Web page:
Ubuntu is already one of the world’s most popular Linux distributions for desktop and laptop computer users — and the operating system powers a fair share of servers as well. Now founder Mark Shuttleworth says the next step is to bring Ubuntu to phones and tablets.
You can already install Ubuntu on a tablet today — the OS can support touch input. But out of the box, the operating system isn’t designed to be quite as easy to use on a tablet as Android, iOS, or even the upcoming Windows 8 operating system.
We’ve also seen people hack their phones to run Ubuntu — but the operating system clearly wasn’t designed for use on a 4 inch screen. Menus, applications, and graphics just don’t scale well to the small screen.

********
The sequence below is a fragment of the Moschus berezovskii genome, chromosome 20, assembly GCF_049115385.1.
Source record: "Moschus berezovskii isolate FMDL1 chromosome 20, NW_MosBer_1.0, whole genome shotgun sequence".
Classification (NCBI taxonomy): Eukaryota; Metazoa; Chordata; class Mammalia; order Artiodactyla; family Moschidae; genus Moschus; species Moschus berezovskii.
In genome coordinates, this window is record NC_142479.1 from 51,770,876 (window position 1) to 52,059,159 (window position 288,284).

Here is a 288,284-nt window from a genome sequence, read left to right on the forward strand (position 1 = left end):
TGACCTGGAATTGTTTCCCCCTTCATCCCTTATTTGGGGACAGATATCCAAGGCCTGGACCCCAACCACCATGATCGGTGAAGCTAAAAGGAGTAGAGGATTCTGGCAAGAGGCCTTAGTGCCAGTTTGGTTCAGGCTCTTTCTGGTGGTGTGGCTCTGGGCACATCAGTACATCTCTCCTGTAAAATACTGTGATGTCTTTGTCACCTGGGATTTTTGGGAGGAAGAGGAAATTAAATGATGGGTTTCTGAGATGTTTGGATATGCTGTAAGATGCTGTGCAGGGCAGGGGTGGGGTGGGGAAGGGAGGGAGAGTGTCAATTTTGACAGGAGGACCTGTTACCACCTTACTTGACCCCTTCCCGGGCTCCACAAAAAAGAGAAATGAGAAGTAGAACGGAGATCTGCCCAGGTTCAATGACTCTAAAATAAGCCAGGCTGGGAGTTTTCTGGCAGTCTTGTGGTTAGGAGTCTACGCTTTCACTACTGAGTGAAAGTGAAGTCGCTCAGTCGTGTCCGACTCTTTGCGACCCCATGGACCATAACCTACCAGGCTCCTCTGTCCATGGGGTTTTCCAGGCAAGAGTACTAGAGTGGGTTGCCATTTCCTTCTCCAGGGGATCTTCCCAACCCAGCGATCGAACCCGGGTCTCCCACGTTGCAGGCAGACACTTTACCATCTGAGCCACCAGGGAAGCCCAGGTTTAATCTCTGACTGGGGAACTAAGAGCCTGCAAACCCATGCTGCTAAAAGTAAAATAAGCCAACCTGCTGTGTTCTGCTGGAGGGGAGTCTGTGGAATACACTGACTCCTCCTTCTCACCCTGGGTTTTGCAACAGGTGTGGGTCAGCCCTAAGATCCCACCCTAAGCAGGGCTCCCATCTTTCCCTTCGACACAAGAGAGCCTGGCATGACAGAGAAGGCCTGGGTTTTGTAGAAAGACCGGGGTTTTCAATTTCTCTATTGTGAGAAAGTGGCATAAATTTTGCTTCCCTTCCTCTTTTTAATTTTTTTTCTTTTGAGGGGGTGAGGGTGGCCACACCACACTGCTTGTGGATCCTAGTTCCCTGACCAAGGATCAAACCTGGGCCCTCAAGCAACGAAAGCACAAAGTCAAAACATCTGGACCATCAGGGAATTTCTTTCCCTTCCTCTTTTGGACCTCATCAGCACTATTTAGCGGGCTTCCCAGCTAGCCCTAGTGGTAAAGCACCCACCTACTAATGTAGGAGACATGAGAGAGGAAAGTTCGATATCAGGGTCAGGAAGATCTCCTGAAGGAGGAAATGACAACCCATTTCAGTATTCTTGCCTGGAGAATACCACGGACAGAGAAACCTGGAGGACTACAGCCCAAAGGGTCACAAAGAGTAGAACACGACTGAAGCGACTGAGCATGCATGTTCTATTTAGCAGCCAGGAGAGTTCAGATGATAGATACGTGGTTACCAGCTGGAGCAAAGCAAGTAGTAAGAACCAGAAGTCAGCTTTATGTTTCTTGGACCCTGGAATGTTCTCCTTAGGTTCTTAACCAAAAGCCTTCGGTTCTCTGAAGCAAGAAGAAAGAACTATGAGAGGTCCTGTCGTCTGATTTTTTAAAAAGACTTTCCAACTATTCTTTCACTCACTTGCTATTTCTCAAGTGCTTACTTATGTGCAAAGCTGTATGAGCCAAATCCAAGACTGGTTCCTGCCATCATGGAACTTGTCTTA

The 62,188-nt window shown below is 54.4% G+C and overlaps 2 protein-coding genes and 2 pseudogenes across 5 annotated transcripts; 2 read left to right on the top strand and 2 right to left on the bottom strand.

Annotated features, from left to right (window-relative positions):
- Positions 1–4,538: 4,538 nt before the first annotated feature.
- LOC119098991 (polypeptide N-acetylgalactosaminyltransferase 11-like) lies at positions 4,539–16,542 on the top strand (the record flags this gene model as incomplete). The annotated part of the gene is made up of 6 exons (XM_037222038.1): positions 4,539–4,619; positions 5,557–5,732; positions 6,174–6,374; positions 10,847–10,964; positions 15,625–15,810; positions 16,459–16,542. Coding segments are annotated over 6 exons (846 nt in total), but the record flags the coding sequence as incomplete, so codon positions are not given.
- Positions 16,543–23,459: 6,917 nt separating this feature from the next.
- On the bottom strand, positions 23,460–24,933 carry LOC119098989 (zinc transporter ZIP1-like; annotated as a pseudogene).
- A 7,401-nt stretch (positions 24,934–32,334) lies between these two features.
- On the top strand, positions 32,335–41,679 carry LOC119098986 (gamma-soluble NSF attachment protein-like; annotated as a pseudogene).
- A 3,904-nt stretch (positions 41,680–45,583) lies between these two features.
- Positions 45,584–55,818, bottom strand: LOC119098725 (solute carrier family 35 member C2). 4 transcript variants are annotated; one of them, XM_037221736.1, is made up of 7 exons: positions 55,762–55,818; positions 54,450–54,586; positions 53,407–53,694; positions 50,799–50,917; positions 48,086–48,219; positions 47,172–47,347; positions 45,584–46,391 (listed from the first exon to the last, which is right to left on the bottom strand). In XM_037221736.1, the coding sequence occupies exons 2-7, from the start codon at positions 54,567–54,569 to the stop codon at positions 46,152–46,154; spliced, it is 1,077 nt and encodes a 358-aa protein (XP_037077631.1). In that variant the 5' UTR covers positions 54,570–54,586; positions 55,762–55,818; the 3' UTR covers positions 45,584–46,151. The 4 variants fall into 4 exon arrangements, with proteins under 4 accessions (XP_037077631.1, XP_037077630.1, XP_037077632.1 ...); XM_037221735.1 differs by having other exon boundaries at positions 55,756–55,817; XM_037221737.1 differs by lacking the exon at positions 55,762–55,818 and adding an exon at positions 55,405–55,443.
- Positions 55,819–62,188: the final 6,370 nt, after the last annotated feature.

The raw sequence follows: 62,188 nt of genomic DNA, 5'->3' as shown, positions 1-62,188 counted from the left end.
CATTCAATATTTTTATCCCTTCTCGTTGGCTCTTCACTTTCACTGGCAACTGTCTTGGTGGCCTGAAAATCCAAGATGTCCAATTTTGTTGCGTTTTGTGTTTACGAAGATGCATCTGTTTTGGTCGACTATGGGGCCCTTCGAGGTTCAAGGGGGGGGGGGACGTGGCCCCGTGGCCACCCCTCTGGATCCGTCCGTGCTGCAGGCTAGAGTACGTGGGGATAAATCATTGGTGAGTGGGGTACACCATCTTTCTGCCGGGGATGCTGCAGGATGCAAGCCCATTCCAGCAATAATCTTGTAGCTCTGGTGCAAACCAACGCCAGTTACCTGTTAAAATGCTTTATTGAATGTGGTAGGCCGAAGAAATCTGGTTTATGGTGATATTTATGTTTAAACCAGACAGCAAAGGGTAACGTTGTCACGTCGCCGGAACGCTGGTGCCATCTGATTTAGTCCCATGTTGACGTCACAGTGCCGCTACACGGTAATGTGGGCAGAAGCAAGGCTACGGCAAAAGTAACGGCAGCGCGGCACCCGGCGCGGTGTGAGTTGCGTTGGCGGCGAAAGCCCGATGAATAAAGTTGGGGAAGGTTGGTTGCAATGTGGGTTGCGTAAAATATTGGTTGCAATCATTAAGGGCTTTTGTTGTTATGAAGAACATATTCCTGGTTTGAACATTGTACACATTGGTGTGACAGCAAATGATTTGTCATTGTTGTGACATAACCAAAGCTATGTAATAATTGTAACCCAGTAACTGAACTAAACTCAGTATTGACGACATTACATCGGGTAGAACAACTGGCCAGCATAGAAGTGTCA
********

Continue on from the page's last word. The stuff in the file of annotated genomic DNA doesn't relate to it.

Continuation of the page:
Canonical, the company behind Ubuntu, rolled out a new user interface called Unity recently, and it looks like it was designed for touchscreen displays, with nice big icons replacing many of the tiny toolbars of the past. But in an interview with ZDNet, Shuttleworth says the company isn’t just working to make the software ready for tablets and phones — Canonical has also been talking to partners about bringing the software to phones and tablets for a year and a half.
In other words, we could eventually see products shipping with Ubuntu — right now there are a handful of computers that ship with Ubuntu or other Linux software. But most consumers that want to run Ubuntu end up buying a computer first and then installing the operating system themselves.
We might not see an official version of Ubuntu designed for phones, tablets, and traditional personal computers until 2014. But I suspect we’ll continue to see people trying out early versions of the software on those devices over the next few years.